If you're ready to take the challenge of covering 26.2 miles, why not do it with the best? Train with Runner's World, the worldwide authority on training and racing for more than four decades. This 16-week program will help you cross the finish line fit and injury-free. It is geared for those who have run for at least a year, three to four times per week on average. Each week features three days of running at an easy pace, a long run, and three days of rest. The long runs, which many rookies dread from the get-go, start at just eight miles and gradually build to 20 miles a week toward the end of the program.
Keep a comfortable conversational pace. Or you can cross-train on a bike or an elliptical trainer. Don't worry so much about your pace during these runs. Just try to focus on covering the distance feeling good.
It's okay to cross-train on easy days instead of hitting the road. Just swim, bike, or use the elliptical machine for the same period of time you'd spend running. Try to use the same level of effort that you'd hit on the run.
Now is the time to invest in high-quality running gear. These items may seem like extravagant expenses, but the investment you make now will pay off for hundreds of miles. Shirts, shorts, and pants that wick-away moisture will help protect you from chafing, and keep you comfortaible no matter what the weather conditions are. Be sure to get new shoes. Worn out or ill-fitting shoes are a leading cause of injury. Be sure to go to a specialty running shop where you can get help finding the pair that offer the fit and support that your feet need.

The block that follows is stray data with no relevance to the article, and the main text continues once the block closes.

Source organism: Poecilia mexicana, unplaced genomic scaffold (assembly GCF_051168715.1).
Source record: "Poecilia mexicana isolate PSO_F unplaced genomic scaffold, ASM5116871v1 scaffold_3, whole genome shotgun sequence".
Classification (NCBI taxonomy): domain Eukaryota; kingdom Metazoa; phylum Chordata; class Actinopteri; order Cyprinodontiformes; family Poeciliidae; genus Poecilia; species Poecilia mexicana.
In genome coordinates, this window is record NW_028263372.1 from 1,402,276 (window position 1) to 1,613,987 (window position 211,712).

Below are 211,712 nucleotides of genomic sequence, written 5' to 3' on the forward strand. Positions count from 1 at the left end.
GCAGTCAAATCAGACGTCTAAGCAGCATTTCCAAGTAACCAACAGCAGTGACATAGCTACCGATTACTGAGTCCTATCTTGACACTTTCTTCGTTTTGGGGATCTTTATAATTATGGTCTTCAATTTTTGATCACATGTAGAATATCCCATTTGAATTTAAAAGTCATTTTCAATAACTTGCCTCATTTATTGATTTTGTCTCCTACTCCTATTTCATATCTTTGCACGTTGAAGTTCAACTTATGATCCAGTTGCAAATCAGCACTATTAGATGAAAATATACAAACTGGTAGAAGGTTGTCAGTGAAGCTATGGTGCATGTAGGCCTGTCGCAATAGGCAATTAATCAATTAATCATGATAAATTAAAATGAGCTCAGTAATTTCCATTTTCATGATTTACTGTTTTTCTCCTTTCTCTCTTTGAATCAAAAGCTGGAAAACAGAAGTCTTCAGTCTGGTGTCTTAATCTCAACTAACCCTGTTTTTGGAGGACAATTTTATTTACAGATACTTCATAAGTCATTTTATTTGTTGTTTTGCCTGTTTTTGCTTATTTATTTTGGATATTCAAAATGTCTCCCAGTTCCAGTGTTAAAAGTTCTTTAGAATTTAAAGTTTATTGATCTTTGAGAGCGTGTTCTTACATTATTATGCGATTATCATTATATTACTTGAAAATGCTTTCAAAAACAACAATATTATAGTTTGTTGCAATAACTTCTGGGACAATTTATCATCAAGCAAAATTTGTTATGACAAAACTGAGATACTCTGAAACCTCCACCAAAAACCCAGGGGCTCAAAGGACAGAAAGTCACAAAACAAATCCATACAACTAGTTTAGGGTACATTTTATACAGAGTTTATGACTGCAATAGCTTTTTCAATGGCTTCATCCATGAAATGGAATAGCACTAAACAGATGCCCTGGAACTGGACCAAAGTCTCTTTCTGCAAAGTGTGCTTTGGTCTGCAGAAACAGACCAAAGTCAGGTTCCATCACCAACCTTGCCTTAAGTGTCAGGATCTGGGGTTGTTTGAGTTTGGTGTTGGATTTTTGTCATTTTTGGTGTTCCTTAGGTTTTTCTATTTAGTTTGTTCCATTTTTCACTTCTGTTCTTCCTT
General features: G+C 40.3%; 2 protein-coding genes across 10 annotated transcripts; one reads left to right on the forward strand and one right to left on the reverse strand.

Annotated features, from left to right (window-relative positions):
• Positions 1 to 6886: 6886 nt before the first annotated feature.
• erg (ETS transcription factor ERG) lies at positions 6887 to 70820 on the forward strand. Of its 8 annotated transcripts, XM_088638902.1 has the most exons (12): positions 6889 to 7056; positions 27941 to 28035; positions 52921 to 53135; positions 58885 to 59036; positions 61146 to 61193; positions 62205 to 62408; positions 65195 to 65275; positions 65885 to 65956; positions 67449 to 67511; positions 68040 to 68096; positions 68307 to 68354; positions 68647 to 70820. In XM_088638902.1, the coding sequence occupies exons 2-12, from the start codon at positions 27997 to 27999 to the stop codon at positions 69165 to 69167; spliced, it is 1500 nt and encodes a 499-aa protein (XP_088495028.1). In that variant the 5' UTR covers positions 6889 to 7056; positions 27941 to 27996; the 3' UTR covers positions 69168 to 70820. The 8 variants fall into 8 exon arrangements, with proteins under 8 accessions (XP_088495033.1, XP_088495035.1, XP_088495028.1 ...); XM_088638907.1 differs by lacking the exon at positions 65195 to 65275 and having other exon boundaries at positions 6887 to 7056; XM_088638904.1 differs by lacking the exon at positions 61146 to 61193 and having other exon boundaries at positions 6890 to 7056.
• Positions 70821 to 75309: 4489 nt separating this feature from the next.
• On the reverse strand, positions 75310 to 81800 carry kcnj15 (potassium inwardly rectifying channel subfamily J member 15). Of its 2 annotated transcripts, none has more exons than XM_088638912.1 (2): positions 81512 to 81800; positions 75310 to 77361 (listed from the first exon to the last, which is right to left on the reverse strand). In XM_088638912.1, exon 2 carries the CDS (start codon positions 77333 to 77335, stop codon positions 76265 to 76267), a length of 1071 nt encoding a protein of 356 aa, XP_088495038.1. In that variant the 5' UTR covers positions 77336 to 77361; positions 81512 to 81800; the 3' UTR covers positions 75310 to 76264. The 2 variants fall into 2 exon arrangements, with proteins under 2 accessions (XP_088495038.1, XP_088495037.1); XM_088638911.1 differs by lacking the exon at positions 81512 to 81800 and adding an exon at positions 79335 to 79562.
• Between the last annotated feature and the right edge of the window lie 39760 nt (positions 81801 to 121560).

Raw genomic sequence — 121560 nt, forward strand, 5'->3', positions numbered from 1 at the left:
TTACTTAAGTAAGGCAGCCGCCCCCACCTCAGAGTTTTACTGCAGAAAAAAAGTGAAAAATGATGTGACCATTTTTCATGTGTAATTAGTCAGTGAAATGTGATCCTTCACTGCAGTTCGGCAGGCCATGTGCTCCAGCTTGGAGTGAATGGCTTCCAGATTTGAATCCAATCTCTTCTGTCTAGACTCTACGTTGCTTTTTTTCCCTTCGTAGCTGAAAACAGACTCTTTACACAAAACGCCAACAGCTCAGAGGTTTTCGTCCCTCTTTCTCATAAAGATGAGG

Low-carb diets have become popular in recent years, but for runners, they're not the best approach. Carbs are the muscles' primary source of fuel, and if you cut back too much, you won't have the energy to get through workouts. That doesn't mean you have to eat pasta by the pound. About 60 percent of your daily calories should come from carbohydrates, and ideally, most of them should come from unprocessed sources, such as apples, oranges, berries, and carrots.
This is a long, slow distance run to build endurance. These should be done at an easy pace, slower than you usually go on shorter runs during the week.
To keep cool on hot days, hit the trails instead of pounding the pavement. Hard surfaces can retain a lot of heat, and the shade from trees will help you keep down your core temperature.
If you have to change your running time from morning to afternoon, or vice versa, give yourself a few weeks to adjust. At first, you may not feel energized to run, and your legs might feel heavy.